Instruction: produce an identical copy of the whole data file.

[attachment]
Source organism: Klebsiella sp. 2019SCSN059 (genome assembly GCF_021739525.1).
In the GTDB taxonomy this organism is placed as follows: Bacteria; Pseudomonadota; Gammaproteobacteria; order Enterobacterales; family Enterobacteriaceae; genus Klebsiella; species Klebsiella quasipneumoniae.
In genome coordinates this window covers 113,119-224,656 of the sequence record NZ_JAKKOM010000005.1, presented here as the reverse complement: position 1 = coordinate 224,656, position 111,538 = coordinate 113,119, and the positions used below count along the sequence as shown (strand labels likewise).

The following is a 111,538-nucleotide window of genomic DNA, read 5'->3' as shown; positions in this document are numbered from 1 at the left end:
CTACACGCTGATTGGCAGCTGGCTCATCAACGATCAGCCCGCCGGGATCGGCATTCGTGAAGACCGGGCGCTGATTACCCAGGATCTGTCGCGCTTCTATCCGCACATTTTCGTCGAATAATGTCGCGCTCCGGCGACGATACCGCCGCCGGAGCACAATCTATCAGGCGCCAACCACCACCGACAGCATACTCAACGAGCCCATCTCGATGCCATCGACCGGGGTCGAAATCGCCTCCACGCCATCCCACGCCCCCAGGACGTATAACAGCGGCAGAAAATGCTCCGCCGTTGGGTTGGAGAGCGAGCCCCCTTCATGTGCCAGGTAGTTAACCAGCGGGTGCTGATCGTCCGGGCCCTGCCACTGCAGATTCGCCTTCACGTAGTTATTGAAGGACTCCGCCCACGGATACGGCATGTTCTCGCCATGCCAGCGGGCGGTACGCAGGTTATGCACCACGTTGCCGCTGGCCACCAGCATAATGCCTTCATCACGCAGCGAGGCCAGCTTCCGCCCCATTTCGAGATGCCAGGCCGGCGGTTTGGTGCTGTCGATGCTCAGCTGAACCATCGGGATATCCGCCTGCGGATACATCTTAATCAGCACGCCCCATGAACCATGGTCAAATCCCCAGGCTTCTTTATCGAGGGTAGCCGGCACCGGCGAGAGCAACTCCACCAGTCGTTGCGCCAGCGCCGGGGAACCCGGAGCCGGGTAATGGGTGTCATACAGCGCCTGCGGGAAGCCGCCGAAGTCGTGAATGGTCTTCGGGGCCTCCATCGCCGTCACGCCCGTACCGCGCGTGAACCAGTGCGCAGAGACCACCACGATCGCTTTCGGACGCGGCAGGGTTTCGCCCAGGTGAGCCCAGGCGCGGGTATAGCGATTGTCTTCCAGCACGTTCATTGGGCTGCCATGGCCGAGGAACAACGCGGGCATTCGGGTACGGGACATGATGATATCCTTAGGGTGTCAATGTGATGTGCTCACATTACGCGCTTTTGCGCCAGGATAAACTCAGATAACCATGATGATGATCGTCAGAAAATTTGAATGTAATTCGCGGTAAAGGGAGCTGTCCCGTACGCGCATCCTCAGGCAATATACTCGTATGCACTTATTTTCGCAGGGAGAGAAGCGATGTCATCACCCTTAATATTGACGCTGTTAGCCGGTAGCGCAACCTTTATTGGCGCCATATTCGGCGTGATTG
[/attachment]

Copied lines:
Source organism: Klebsiella sp. 2019SCSN059 (genome assembly GCF_021739525.1).
In the GTDB taxonomy this organism is placed as follows: Bacteria; Pseudomonadota; Gammaproteobacteria; order Enterobacterales; family Enterobacteriaceae; genus Klebsiella; species Klebsiella quasipneumoniae.
In genome coordinates this window covers 113,119-224,656 of the sequence record NZ_JAKKOM010000005.1, presented here as the reverse complement: position 1 = coordinate 224,656, position 111,538 = coordinate 113,119, and the positions used below count along the sequence as shown (strand labels likewise).

The following is a 111,538-nucleotide window of genomic DNA, read 5'->3' as shown; positions in this document are numbered from 1 at the left end:
CTACACGCTGATTGGCAGCTGGCTCATCAACGATCAGCCCGCCGGGATCGGCATTCGTGAAGACCGGGCGCTGATTACCCAGGATCTGTCGCGCTTCTATCCGCACATTTTCGTCGAATAATGTCGCGCTCCGGCGACGATACCGCCGCCGGAGCACAATCTATCAGGCGCCAACCACCACCGACAGCATACTCAACGAGCCCATCTCGATGCCATCGACCGGGGTCGAAATCGCCTCCACGCCATCCCACGCCCCCAGGACGTATAACAGCGGCAGAAAATGCTCCGCCGTTGGGTTGGAGAGCGAGCCCCCTTCATGTGCCAGGTAGTTAACCAGCGGGTGCTGATCGTCCGGGCCCTGCCACTGCAGATTCGCCTTCACGTAGTTATTGAAGGACTCCGCCCACGGATACGGCATGTTCTCGCCATGCCAGCGGGCGGTACGCAGGTTATGCACCACGTTGCCGCTGGCCACCAGCATAATGCCTTCATCACGCAGCGAGGCCAGCTTCCGCCCCATTTCGAGATGCCAGGCCGGCGGTTTGGTGCTGTCGATGCTCAGCTGAACCATCGGGATATCCGCCTGCGGATACATCTTAATCAGCACGCCCCATGAACCATGGTCAAATCCCCAGGCTTCTTTATCGAGGGTAGCCGGCACCGGCGAGAGCAACTCCACCAGTCGTTGCGCCAGCGCCGGGGAACCCGGAGCCGGGTAATGGGTGTCATACAGCGCCTGCGGGAAGCCGCCGAAGTCGTGAATGGTCTTCGGGGCCTCCATCGCCGTCACGCCCGTACCGCGCGTGAACCAGTGCGCAGAGACCACCACGATCGCTTTCGGACGCGGCAGGGTTTCGCCCAGGTGAGCCCAGGCGCGGGTATAGCGATTGTCTTCCAGCACGTTCATTGGGCTGCCATGGCCGAGGAACAACGCGGGCATTCGGGTACGGGACATGATGATATCCTTAGGGTGTCAATGTGATGTGCTCACATTACGCGCTTTTGCGCCAGGATAAACTCAGATAACCATGATGATGATCGTCAGAAAATTTGAATGTAATTCGCGGTAAAGGGAGCTGTCCCGTACGCGCATCCTCAGGCAATATACTCGTATGCACTTATTTTCGCAGGGAGAGAAGCGATGTCATCACCCTTAATATTGACGCTGTTAGCCGGTAGCGCAACCTTTATTGGCGCCATATTCGGCGTGATTG